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ECHR: Two findings of torture against Italy: Genoa G8 protest detainees and prisoners in Asti Correctional Facility
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Two seperate judgments handed down by the European Court of Human Rights (ECHR) have found that Italian officials committed torture and that the authorities failed to investigate or punish the acts. One case concerns almost 60 people who were subject to torture, inhuman or degrading treatment at the hands of police and medical staff following the protests against the G8 summit in Genoa in 2001; the other concerns two prisoners who were placed in solitary confinement and beaten repeatedly by prison officers.

Genoa G8 detainees

See: Shortcomings in the official investigation into police violence against demonstrators who were held following the 2001 G8 Summit in Genoa (press release, pdf):

"In today’s Chamber judgments1 in the cases of Blair and Others v. Italy (applications nos. 1442/14, 21319/14 and 21911/14) and Azzolina and Others v. Italy (applications nos. 28923/09 and 67599/10) the European Court of Human Rights held, unanimously, that there had been:

a violation of Article 3 (prohibition of torture and inhuman or degrading treatment) of the European Convention on Human Rights.

The cases concerned incidents following the G8 Summit in Genoa in 2001, when demonstrators were subjected to violence by law-enforcement officers while in detention. The applicants alleged that they had been subjected to torture and complained that the investigation by the domestic courts had been ineffective, in particular because the statute of limitations had been applied to virtually all the acts committed and because a number of those convicted had been granted a remission of their sentence.

The Court held, in particular, that the ill-treatment suffered by the applicants was beyond doubt, having been established in a detailed and thorough manner by the domestic courts. The applicants, who had been in a particularly vulnerable situation owing to their detention, had been subjected to physical, verbal and psychological abuse which in the Court’s view amounted to torture. Owing to the lack of an offence of torture in Italian law at the time of the events, virtually all the acts of violence had been statute-barred when the cases came to trial. Because of the application of the statute of limitations and the remissions of sentence granted to several of those convicted, none of the persons found to be responsible had received appropriate punishment. The Court therefore held that the applicants had not had the benefit of an effective official investigation."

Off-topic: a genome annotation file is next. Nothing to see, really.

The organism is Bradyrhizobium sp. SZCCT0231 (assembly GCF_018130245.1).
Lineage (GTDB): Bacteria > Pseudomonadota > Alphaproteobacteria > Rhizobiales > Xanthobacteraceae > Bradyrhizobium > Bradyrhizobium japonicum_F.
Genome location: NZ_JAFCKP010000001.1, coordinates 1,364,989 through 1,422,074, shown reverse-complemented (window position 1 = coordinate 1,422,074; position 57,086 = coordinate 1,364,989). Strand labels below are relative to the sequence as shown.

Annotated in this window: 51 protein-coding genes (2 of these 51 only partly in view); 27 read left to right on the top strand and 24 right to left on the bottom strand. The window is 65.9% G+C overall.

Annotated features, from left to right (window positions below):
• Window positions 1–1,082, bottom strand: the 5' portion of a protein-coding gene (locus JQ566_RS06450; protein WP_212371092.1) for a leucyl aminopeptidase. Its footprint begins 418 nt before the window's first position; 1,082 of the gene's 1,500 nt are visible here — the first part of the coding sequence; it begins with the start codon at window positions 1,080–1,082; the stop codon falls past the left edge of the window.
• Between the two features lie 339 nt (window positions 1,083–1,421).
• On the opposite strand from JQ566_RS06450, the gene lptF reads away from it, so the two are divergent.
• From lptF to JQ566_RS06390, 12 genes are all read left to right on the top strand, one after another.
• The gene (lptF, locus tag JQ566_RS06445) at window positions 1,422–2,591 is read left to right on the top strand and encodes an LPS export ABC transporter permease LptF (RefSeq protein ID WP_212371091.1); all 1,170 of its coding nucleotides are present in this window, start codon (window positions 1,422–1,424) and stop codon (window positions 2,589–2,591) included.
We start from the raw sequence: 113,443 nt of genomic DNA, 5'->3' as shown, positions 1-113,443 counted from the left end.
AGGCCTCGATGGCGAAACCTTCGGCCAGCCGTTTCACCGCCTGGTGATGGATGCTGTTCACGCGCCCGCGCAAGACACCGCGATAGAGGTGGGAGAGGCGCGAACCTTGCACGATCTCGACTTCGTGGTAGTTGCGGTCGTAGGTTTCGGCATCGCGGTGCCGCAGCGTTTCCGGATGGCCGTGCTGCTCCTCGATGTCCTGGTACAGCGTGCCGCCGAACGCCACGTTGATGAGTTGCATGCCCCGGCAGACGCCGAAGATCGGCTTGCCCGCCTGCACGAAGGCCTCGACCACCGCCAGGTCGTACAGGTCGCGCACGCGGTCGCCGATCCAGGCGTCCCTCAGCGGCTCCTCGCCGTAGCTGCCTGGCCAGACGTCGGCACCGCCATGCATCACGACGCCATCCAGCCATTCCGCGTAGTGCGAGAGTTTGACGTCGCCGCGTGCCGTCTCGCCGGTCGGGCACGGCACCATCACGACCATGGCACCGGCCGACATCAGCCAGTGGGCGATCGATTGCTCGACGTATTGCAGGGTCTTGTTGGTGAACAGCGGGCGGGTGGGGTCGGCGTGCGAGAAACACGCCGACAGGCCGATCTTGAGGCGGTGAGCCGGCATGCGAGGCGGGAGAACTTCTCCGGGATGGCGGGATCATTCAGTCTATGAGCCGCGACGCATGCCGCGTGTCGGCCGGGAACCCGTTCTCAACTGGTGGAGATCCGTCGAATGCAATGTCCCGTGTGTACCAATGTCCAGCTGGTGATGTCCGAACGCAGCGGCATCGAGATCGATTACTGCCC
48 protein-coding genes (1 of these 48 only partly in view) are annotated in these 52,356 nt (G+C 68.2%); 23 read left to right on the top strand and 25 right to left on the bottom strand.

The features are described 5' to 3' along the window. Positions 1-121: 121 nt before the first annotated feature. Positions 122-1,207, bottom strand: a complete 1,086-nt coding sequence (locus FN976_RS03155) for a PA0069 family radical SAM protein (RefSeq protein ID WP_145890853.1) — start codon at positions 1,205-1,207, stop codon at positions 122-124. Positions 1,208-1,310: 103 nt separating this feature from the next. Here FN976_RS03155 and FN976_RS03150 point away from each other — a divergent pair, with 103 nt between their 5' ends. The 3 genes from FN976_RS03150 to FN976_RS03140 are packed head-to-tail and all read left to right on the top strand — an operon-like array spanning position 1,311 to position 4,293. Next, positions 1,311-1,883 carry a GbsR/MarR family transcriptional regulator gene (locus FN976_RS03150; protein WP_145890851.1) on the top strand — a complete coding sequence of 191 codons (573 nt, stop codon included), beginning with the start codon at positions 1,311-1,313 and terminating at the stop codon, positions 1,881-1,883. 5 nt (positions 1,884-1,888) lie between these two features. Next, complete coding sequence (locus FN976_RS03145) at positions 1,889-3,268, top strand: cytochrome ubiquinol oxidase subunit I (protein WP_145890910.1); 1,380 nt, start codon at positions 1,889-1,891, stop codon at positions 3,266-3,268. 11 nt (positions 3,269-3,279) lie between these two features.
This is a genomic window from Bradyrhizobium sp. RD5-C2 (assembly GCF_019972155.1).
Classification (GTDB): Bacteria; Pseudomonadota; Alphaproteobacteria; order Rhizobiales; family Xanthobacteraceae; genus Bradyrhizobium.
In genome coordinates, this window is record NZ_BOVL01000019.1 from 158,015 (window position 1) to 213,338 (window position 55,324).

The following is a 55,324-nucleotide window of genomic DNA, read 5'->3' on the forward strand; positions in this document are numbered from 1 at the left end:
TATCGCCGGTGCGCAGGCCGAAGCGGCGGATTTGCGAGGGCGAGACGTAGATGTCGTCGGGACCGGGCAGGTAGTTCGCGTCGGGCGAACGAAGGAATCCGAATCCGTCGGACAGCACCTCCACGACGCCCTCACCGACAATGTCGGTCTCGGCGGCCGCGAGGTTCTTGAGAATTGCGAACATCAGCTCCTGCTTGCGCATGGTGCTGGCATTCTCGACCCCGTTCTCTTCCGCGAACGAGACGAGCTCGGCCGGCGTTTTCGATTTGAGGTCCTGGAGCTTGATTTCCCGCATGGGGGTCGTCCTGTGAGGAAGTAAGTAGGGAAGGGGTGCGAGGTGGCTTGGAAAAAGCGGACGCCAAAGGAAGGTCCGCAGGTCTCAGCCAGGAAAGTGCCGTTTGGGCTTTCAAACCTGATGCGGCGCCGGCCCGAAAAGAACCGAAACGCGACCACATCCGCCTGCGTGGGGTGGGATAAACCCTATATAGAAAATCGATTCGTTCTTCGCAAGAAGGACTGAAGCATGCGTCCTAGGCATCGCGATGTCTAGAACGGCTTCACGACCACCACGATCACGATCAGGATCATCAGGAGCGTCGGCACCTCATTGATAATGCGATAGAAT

See the judgments: Affair Azzolina et autres c. Italie and: Affaire Blair et autres c. Italie (French only, pdf)

See also: GENOA 2001: ECHR Press release: Police violence: Italian criminal law inadequate and not an effective deterrent (Statewatch News Online, April 2015)

Prisoners in Asti Correctional Facility

See: Prison officers responsible for torture of detainees unpunished due to lack of adequate legislation (press release, pdf)

"Prison officers responsible for torture of detainees unpunished due to lack of adequate legislation

The case of Cirino and Renne v. Italy (application nos. 2539/13 and 4705/13) concerned the complaint by two detainees that in December 2004 they were ill-treated by prison officers of the Asti Correctional Facility, and that those responsible were not appropriately punished.

In today’s Chamber judgment in the case the European Court of Human Rights held, unanimously, that there had been:

violations of Article 3 (prohibition of torture and of inhuman or degrading treatment) of the European Convention on Human Rights, both as regards the treatment sustained by the applicants (substantive aspect) and as regards the response by the domestic authorities (procedural aspect).

The Court held that the ill-treatment inflicted on the applicants – which had been deliberate and carried out in a premeditated and organised manner while they were in the custody of prison officers – had amounted to torture.

In the Court’s view, the domestic courts had made a genuine effort to establish the facts and to identify the individuals responsible for the treatment inflicted on the applicants. However, those courts had concluded that, under Italian law in force at the time, there was no legal provision allowing them to classify the treatment in question as torture. They had had to turn to other provisions of the Criminal Code, which were subject to statutory limitation periods. As a result of this lacuna in the legal system, the domestic courts had been ill-equipped to ensure that treatment contrary to Article 3 perpetrated by State officials did not go unpunished."

Judgment: Case of Cirino and Renne v Italy (pdf)

And see: ECtHR finds Italy guilty of degrading treatment without adequate judicial remedy in mass prison beatings case (pdf) by Yasha Maccanico, August 2014

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